An international team of more than 80 collaborators led by Hospital for Special Surgery (HSS) investigators is developing new classification criteria for clinical research of antiphospholipid syndrome (APS), a life-threatening autoimmune clotting disorder.
In their paper, published online ahead of print on November 30, 2020, in Arthritis Care & Research, the investigators reported on the first two of four phases of criteria development. Phase I and II involved generating 261 candidate criteria for defining APS and reducing the list to 27 finalist criteria, grouped into six specific categories: laboratory tests, macrovascular, microvascular, obstetric, cardiac and hematologic. The ultimate goal is to develop a threshold-based scoring system that will allow researchers worldwide to determine which patients most likely have APS and should be included in research studies.
APS is an autoimmune disorder in which the immune system produces antibodies against specific normal proteins in the blood, causing clots in blood vessels, low platelet counts, heart valve abnormalities and pregnancy complications. It is the leading cause of stroke in young people, causing one in three strokes in people under the age of 50, one in five recurrent miscarriages and up to 20 percent of all deep vein thromboses. The disease is often found in patients with other autoimmune conditions, especially lupus.
The current APS Sapporo Classification System was published in 1999, validated in 2000, and revised in 2006. “The previous classification system was based on the available evidence at the time,” says lead author Medha Barbhaiya, MD, MPH, rheumatologist at the Barbara Volcker Center for Women and Rheumatic Diseases at HSS and assistant professor of medicine and population health sciences at Weill Cornell Medicine. “In the last decade, researchers have identified additional features of APS that deserve inclusion. We also now have more rigorous methods for developing and validating disease classification criteria.”
The international initiative is jointly funded by the American College of Rheumatology (ACR) and the European League Against Rheumatism (EULAR), in recognition of the need for improving the method of classifying patients for APS research to be used worldwide. Doruk Erkan, MD, MPH, rheumatologist at the Barbara Volcker Center for Women and Rheumatic Diseases at HSS and associate professor of medicine at Weill Cornell Medicine, is the senior author and co-principal investigator together with Stephane Zuily, MD, MPH, Ph.D., a vascular medicine specialist and professor of medicine at the Université de Lorraine, Nancy, France.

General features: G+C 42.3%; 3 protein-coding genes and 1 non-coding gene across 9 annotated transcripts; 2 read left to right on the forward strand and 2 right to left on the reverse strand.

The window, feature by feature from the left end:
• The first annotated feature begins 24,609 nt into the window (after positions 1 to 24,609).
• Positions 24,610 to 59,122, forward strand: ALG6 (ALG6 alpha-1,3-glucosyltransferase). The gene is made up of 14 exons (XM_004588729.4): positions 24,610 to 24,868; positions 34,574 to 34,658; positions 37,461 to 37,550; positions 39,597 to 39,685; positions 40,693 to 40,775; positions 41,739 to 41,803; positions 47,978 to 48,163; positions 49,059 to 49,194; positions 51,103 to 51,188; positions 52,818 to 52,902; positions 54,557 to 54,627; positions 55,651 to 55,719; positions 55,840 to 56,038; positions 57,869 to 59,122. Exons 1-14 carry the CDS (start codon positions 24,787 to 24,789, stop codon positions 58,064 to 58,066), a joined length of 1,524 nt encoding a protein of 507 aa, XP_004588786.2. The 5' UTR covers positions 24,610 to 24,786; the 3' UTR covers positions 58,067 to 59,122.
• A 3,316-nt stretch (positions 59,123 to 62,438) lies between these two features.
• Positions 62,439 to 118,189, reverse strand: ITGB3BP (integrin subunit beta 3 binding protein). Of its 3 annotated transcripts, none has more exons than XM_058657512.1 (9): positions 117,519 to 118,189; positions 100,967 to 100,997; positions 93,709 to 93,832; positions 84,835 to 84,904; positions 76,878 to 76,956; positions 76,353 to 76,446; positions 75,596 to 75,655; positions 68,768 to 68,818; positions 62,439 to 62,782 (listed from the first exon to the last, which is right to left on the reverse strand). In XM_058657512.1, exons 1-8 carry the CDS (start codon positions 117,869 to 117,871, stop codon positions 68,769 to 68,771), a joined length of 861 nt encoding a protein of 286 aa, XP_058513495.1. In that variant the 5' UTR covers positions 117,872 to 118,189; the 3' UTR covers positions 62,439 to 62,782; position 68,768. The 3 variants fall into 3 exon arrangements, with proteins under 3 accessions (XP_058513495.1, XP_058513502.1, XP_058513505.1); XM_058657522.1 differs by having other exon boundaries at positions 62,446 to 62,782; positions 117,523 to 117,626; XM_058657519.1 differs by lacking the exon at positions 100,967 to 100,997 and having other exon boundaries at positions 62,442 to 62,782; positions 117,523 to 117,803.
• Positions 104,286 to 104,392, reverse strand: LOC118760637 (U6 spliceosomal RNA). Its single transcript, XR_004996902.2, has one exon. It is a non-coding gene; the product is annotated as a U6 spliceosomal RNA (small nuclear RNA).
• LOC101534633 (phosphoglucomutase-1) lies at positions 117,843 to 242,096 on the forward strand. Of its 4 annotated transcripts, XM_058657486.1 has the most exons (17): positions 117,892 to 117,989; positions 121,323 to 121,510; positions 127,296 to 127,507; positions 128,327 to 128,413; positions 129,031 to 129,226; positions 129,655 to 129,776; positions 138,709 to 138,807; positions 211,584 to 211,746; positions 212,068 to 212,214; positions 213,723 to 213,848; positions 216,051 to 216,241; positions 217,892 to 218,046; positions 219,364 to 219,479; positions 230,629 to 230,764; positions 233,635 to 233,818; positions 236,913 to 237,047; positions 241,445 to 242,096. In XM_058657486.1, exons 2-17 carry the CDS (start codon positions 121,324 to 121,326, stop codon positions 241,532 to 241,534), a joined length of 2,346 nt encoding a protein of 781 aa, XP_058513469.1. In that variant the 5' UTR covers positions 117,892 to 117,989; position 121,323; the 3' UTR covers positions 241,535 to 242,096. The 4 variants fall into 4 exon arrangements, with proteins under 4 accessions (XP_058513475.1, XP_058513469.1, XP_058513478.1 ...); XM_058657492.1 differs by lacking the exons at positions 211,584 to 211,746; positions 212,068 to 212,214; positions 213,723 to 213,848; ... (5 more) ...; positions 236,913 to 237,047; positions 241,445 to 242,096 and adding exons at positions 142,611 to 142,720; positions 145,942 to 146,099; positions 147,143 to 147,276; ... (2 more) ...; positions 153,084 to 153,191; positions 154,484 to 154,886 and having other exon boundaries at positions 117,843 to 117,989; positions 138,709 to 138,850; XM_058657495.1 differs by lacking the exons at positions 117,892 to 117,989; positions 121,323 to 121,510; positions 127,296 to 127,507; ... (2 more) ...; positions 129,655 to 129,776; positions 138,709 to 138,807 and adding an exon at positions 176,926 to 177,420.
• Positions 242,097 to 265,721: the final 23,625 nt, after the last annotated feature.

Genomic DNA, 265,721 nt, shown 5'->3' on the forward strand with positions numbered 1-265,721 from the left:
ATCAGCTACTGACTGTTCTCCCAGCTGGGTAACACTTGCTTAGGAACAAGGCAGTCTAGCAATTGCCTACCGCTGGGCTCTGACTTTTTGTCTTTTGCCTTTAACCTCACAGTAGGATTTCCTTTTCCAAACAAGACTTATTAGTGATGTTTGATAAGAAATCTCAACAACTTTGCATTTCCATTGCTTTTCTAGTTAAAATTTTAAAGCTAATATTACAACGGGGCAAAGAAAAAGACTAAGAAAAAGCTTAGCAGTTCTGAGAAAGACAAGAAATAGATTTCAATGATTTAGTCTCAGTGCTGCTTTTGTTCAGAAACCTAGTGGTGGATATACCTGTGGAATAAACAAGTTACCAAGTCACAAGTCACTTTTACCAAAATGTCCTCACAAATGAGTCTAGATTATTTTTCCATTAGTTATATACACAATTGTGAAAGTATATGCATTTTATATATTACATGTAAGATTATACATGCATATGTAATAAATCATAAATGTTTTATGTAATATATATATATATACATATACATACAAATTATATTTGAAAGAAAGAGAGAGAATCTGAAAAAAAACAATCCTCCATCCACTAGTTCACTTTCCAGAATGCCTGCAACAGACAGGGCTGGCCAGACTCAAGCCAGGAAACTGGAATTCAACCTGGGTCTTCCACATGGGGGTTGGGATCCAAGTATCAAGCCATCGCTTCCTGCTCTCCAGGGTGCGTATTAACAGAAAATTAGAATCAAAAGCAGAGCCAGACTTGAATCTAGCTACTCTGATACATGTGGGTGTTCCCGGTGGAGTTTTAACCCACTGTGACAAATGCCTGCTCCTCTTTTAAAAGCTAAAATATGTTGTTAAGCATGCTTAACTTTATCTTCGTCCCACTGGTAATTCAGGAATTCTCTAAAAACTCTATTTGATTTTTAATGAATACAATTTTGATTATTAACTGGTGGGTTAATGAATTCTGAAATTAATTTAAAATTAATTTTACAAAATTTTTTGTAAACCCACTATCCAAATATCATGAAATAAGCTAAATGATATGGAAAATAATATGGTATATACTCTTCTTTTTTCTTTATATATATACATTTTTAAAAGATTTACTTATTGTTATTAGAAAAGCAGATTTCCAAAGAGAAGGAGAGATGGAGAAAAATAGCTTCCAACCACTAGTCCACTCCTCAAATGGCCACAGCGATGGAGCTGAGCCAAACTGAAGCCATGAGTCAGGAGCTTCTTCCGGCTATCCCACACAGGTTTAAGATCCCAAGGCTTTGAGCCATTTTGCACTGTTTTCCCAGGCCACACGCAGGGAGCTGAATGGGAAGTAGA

Emphasizing the difference between classification versus diagnosis criteria for APS, Dr. Erkan says, “Classification criteria are intended to be used in a research setting whereas diagnostic criteria are used in a clinical setting for the purpose of managing diseases; the two sets of criteria may have overlapping elements, but they have separate goals. The goal of classification criteria is to ensure that patients with common characteristics, thought to be specific for a certain disease, are included in appropriate research studies. In contrast, the goal of diagnostic criteria is to identify, as accurately as possible, whether patients have that particular disease.”
The next phase of the new APS classification criteria methodology involves defining, refining, and weighting the candidate criteria and assigning a threshold score for identifying APS using real-world cases and a computer-based decision tool. Following the final validation phase of the project, researchers plan to report their results in 2021. Dr. Barbhaiya is also supported by a separate but related grant, the 2018 Rheumatology Research Foundation Investigator Award, to investigate risk factors for APS using the data collected during new classification criteria development.
“We are excited to be developing validated classification criteria for APS as previously done for other rheumatologic diseases, such as lupus and rheumatoid arthritis,” says Dr. Erkan, who is also co-chair of the AntiPhospholipid Syndrome Alliance for Clinical Trials and International Networking (APS ACTION). “A threshold score for identifying patients with the disease will go a long way to advancing APS research, with the ultimate goal of high-quality research to improve APS prevention and treatment options for patients.”